Many employers implemented workplace vaccination policies and terminated employees for cause for either not disclosing their vaccination status or being unvaccinated pursuant. It is highly uncertain whether Ontario Courts would uphold an allegation of cause exclusively because of an employee’s non-vaccinated status. However, every analysis of just cause is significantly fact-specific, and it is possible an employee’s non-vaccinated status could warrant their termination for cause.

Are There Human Rights Issues?

Under the Ontario Human Rights Code, employees are entitled to a workplace free from harassment, sexual harassment, and discrimination. Employers are obligated to accommodate an employee’s Human Rights needs to the point of undue hardship under the Code.  Failure to accommodate an employee’s disclosed accommodation is a form of discrimination. 

Where a non-vaccinated employee has sufficiently disclosed a health or religious reason for not being vaccinated and provided their employer with the appropriate documentation, the employer must accommodate the employee’s non-vaccinated status to the point of undue hardship. If an employer then subjects this non-vaccinated employee to mistreatment, punishment, termination or other adverse treatment for their non-vaccinated status, the employee may have a Human Rights claim against their employer for lost wages, general damages and other relief.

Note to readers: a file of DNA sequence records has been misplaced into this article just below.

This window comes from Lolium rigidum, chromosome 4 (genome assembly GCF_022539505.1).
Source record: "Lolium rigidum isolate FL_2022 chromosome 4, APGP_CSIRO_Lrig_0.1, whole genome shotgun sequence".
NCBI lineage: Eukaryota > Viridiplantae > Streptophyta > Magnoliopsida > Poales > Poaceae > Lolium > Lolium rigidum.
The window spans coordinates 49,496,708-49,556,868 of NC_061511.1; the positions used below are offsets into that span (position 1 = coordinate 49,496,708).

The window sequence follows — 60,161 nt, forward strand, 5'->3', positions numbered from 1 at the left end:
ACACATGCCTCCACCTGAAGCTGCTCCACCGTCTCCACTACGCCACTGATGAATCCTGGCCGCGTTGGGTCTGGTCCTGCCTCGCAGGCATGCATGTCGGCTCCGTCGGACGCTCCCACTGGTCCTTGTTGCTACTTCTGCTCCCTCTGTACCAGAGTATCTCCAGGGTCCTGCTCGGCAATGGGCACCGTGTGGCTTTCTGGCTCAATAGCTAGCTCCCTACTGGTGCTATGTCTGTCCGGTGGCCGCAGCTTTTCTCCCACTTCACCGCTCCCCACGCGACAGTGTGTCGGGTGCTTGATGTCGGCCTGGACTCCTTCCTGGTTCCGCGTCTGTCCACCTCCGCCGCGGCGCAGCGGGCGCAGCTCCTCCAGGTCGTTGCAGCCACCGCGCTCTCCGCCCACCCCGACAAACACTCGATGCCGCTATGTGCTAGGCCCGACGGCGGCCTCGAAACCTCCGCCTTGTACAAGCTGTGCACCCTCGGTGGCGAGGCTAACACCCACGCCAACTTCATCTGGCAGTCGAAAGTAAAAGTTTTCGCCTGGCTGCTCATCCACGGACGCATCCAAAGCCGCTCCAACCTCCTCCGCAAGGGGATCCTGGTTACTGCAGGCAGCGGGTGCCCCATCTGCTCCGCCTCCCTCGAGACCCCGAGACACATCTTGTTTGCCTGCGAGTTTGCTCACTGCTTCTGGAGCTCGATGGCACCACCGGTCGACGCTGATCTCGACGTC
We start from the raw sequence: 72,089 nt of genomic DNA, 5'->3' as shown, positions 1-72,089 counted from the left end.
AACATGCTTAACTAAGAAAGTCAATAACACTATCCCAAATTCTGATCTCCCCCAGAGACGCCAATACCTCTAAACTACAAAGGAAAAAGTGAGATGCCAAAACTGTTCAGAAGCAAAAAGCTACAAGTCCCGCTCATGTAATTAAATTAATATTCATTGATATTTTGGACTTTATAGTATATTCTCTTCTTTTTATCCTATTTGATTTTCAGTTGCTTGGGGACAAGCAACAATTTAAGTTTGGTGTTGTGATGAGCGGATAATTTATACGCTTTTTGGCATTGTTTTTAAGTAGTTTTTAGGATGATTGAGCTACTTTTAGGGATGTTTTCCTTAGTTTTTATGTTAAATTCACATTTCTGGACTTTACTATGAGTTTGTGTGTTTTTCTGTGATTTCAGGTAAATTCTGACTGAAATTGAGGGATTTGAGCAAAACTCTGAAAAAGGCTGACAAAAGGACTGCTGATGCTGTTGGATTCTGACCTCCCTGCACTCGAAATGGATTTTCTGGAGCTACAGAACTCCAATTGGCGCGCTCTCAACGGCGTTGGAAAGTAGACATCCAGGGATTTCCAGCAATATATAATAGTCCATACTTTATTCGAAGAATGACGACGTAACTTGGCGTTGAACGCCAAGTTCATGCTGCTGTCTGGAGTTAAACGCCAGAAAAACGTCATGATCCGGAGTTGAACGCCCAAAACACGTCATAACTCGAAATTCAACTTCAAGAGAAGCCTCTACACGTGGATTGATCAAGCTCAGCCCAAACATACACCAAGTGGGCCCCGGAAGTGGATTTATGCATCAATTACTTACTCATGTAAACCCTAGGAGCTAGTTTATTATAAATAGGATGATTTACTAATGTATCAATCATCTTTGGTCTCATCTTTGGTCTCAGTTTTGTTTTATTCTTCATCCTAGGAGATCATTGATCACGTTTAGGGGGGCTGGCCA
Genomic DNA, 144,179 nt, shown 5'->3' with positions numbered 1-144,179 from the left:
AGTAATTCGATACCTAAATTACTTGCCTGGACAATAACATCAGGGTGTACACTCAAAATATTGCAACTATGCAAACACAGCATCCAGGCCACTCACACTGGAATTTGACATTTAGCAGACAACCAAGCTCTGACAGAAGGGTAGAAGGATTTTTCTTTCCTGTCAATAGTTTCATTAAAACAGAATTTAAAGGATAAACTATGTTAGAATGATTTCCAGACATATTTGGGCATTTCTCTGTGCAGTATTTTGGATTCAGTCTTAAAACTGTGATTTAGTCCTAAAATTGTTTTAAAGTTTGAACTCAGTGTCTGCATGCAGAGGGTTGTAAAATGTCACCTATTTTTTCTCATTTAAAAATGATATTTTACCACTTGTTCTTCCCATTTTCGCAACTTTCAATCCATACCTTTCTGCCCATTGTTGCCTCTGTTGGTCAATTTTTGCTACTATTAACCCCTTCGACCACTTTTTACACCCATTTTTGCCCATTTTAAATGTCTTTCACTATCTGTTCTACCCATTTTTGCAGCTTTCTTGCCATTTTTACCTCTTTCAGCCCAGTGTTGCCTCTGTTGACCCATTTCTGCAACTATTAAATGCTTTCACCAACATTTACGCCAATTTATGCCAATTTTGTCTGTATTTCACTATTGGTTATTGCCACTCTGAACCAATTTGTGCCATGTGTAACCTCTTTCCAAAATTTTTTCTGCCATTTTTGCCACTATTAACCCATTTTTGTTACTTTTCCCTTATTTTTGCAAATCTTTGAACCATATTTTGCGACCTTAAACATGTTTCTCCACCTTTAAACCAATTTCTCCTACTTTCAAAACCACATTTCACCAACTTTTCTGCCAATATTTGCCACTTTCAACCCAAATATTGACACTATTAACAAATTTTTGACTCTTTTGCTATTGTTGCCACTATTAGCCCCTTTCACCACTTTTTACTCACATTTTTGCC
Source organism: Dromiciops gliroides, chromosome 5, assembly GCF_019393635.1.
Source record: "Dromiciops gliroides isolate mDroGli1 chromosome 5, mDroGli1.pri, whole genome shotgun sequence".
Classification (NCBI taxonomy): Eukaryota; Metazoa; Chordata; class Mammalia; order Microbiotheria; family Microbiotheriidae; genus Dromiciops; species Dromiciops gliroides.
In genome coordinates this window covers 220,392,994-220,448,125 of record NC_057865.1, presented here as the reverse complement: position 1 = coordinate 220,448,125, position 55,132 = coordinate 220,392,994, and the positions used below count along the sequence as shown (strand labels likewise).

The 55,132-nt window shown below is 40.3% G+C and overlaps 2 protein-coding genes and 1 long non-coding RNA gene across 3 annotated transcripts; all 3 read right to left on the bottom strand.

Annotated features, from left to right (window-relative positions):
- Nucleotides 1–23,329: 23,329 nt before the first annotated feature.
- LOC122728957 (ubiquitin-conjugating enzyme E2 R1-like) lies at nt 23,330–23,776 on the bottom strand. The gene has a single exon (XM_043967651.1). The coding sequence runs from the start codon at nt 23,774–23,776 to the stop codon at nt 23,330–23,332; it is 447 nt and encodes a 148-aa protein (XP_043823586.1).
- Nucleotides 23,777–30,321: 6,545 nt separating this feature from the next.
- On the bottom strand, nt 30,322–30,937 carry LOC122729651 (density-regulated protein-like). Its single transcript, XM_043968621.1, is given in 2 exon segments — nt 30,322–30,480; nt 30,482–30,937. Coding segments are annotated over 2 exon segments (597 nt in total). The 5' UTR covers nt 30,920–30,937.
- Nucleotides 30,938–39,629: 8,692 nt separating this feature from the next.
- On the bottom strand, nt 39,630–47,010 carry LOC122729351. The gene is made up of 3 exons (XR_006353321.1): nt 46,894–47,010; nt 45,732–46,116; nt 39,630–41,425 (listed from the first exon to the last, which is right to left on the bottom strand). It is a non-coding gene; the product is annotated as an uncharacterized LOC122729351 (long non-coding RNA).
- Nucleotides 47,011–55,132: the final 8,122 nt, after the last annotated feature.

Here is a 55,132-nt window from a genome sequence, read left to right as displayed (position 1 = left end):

Employees are not legally obligated to disclose significant medical information to their employer to be entitled to accommodation for a disability. As such, a medical exemption from a medical practitioner should be sufficient in most cases to exempt the employee from being vaccinated. Regardless, the employer’s obligation to accommodate can only be engaged if the employee produces enough medical documentation justifying their accommodation needs.